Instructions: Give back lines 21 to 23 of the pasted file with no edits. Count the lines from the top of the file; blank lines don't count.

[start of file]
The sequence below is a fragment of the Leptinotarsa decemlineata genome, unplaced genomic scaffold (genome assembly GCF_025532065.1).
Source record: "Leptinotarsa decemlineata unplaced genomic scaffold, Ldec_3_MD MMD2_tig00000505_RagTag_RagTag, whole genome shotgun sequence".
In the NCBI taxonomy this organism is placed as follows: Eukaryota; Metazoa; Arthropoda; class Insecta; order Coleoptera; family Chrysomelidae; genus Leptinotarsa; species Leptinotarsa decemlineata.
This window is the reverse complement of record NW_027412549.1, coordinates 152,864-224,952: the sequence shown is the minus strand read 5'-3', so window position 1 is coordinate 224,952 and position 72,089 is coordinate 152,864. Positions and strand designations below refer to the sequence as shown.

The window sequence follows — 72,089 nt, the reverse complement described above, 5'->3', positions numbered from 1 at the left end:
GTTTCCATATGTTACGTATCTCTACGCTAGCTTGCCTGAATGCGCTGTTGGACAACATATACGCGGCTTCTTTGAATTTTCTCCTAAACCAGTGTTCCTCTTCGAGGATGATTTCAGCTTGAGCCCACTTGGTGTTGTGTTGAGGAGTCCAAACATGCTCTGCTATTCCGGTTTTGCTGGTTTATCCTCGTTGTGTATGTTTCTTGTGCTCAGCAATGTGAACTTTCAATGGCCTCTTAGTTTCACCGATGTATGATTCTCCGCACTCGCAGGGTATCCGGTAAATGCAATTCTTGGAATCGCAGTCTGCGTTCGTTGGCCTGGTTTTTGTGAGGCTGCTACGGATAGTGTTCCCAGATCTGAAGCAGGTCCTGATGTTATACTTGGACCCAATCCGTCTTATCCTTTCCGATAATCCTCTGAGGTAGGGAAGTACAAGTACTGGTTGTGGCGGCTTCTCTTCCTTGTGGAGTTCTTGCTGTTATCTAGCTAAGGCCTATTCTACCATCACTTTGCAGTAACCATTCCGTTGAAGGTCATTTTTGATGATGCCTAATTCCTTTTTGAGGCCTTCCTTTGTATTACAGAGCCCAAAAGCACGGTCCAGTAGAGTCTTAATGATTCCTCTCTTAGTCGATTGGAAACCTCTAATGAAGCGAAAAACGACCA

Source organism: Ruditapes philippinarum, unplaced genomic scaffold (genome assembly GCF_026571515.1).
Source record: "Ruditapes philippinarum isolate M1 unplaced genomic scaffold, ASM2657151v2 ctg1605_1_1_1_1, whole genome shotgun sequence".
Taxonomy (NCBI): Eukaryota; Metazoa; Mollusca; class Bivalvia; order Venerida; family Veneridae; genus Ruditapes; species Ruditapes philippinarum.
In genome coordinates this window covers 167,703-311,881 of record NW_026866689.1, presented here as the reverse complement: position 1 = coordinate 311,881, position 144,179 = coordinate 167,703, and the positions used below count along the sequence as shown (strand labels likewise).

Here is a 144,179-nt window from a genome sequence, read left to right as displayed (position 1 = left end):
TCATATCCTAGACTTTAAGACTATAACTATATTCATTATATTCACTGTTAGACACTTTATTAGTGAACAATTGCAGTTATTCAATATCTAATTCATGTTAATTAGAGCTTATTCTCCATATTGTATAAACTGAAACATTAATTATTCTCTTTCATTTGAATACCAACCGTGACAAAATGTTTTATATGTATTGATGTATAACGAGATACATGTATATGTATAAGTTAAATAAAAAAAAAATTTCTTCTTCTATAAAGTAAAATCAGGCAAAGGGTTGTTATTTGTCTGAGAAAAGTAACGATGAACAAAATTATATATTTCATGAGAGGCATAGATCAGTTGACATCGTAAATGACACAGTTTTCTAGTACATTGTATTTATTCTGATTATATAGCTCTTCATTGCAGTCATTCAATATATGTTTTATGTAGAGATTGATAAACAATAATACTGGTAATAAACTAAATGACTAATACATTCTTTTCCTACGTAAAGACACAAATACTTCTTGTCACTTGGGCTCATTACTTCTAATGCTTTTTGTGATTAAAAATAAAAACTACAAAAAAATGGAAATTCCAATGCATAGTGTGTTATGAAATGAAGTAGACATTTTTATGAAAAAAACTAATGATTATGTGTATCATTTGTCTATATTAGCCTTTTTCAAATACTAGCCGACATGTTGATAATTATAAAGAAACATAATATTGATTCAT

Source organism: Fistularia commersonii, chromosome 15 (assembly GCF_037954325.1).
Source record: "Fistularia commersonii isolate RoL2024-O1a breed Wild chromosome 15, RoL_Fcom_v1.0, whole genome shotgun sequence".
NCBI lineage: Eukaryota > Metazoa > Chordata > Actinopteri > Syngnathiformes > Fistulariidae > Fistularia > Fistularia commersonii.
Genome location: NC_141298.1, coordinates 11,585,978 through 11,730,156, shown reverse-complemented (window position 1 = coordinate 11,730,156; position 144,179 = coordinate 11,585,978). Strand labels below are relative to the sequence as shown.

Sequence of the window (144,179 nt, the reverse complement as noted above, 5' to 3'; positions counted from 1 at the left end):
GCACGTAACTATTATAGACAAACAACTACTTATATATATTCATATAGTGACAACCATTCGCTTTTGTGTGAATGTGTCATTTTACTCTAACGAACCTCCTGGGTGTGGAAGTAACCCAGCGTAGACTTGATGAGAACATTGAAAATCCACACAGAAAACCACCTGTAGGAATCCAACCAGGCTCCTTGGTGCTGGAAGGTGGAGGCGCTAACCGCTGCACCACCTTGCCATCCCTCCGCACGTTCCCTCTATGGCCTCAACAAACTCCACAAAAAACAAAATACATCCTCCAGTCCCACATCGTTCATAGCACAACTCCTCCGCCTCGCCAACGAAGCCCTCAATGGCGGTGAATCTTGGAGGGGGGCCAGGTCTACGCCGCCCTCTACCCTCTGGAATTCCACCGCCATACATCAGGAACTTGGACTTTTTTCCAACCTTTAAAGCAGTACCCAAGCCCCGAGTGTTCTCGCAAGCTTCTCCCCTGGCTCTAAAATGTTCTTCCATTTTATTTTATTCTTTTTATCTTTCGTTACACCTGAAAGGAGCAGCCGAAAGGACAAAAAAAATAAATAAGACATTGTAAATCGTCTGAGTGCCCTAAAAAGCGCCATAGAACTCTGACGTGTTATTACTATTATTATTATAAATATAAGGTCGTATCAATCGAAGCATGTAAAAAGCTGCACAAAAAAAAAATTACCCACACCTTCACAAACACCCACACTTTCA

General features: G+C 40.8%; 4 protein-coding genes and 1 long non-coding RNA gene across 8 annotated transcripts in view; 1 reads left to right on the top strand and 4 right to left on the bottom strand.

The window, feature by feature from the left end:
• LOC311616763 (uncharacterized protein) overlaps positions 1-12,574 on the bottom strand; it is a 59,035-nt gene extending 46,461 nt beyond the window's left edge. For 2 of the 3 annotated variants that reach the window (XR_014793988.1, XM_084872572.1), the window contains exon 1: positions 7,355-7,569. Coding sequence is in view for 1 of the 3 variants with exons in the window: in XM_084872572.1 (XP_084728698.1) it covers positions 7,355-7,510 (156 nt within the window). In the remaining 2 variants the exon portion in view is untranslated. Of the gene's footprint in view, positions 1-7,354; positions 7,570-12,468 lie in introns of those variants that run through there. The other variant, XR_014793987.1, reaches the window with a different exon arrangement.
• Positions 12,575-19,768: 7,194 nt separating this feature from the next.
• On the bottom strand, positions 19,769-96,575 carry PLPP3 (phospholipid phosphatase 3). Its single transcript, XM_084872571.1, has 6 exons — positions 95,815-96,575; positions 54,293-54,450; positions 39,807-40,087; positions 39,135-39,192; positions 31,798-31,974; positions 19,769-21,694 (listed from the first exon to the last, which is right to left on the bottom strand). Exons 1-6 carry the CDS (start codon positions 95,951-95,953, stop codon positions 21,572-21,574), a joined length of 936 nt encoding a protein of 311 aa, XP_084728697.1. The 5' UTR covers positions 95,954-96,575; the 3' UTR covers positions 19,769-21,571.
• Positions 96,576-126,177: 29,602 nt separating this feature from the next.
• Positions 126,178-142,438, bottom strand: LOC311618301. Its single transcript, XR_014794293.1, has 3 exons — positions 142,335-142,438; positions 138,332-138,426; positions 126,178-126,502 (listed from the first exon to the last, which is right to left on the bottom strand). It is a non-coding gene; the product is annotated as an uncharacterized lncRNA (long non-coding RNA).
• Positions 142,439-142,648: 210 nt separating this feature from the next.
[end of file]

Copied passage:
• LOC311616763 (uncharacterized protein) overlaps positions 1-12,574 on the bottom strand; it is a 59,035-nt gene extending 46,461 nt beyond the window's left edge. For 2 of the 3 annotated variants that reach the window (XR_014793988.1, XM_084872572.1), the window contains exon 1: positions 7,355-7,569. Coding sequence is in view for 1 of the 3 variants with exons in the window: in XM_084872572.1 (XP_084728698.1) it covers positions 7,355-7,510 (156 nt within the window). In the remaining 2 variants the exon portion in view is untranslated. Of the gene's footprint in view, positions 1-7,354; positions 7,570-12,468 lie in introns of those variants that run through there. The other variant, XR_014793987.1, reaches the window with a different exon arrangement.
• Positions 12,575-19,768: 7,194 nt separating this feature from the next.
• On the bottom strand, positions 19,769-96,575 carry PLPP3 (phospholipid phosphatase 3). Its single transcript, XM_084872571.1, has 6 exons — positions 95,815-96,575; positions 54,293-54,450; positions 39,807-40,087; positions 39,135-39,192; positions 31,798-31,974; positions 19,769-21,694 (listed from the first exon to the last, which is right to left on the bottom strand). Exons 1-6 carry the CDS (start codon positions 95,951-95,953, stop codon positions 21,572-21,574), a joined length of 936 nt encoding a protein of 311 aa, XP_084728697.1. The 5' UTR covers positions 95,954-96,575; the 3' UTR covers positions 19,769-21,571.